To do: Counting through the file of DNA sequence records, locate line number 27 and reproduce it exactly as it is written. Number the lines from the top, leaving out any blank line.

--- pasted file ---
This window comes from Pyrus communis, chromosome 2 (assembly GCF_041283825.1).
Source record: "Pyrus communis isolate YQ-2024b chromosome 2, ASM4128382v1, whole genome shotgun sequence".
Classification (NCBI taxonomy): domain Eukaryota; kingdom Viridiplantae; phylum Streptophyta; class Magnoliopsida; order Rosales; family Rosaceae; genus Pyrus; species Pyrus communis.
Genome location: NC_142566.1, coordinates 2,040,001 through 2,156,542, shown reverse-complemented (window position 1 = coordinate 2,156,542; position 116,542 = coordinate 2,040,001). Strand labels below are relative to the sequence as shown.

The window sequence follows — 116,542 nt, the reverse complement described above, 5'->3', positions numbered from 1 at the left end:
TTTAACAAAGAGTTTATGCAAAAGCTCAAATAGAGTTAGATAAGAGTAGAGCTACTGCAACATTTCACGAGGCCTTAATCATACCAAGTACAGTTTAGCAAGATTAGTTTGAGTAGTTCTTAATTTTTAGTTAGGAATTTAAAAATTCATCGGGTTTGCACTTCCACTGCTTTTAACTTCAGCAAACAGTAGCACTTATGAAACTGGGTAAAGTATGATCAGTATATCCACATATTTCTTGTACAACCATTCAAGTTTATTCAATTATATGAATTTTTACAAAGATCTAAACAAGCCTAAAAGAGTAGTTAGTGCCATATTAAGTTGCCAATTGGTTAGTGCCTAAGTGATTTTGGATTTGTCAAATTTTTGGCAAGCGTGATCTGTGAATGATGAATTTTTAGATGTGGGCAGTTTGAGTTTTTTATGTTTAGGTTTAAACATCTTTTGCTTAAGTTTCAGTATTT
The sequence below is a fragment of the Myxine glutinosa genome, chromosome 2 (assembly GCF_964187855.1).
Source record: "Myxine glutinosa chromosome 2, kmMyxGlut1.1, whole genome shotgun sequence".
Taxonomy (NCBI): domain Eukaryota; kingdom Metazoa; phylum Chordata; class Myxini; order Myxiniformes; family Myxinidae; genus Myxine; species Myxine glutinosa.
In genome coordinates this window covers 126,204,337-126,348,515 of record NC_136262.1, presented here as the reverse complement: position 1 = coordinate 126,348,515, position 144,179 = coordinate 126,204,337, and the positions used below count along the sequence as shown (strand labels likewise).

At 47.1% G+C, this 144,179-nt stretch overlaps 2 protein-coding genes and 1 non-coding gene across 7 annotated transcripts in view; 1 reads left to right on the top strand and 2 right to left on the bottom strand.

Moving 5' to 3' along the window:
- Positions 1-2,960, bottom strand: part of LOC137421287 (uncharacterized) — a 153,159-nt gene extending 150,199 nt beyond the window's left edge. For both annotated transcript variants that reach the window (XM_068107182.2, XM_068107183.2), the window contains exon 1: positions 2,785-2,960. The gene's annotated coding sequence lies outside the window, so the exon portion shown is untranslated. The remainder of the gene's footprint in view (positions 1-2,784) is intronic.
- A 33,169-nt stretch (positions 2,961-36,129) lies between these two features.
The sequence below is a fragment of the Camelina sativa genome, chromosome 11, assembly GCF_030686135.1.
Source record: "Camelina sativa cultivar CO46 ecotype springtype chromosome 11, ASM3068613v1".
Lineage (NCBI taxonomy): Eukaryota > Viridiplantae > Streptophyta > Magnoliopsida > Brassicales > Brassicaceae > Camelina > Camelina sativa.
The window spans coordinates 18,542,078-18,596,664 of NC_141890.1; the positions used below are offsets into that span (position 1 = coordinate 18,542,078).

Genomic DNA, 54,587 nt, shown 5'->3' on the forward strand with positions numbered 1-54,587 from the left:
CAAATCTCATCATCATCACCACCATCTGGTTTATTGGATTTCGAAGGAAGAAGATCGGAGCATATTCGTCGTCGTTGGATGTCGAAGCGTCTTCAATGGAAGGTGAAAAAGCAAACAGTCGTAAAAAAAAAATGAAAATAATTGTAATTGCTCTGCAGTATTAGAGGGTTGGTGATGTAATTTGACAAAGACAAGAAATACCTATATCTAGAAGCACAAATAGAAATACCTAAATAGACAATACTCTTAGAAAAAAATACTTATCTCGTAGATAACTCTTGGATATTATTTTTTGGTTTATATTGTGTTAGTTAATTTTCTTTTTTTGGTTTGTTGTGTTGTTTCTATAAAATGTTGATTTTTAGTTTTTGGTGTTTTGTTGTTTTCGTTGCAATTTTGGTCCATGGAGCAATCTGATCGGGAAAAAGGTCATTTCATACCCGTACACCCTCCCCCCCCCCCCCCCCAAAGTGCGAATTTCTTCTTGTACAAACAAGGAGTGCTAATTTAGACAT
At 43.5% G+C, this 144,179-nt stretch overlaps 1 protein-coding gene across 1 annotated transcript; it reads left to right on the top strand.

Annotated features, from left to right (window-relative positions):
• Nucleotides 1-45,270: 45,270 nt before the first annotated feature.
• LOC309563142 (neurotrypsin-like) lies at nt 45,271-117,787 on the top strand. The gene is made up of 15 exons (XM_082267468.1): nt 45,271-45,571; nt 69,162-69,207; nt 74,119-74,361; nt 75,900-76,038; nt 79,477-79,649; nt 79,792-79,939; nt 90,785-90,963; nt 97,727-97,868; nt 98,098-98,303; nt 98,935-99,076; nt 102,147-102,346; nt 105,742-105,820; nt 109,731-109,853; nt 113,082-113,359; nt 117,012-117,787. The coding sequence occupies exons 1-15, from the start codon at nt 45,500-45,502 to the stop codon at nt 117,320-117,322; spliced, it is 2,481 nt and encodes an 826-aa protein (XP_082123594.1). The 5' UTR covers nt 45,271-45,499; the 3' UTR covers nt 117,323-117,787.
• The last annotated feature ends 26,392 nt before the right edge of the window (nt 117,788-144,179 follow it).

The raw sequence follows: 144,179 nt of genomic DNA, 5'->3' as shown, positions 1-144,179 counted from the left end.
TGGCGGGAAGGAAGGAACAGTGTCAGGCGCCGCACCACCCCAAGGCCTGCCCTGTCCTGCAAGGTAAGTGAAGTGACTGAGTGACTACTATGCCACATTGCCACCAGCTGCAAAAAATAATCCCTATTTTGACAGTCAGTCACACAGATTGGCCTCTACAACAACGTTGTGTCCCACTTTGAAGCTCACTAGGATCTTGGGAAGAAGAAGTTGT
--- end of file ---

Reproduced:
TGGCGGGAAGGAAGGAACAGTGTCAGGCGCCGCACCACCCCAAGGCCTGCCCTGTCCTGCAAGGTAAGTGAAGTGACTGAGTGACTACTATGCCACATTGCCACCAGCTGCAAAAAATAATCCCTATTTTGACAGTCAGTCACACAGATTGGCCTCTACAACAACGTTGTGTCCCACTTTGAAGCTCACTAGGATCTTGGGAAGAAGAAGTTGT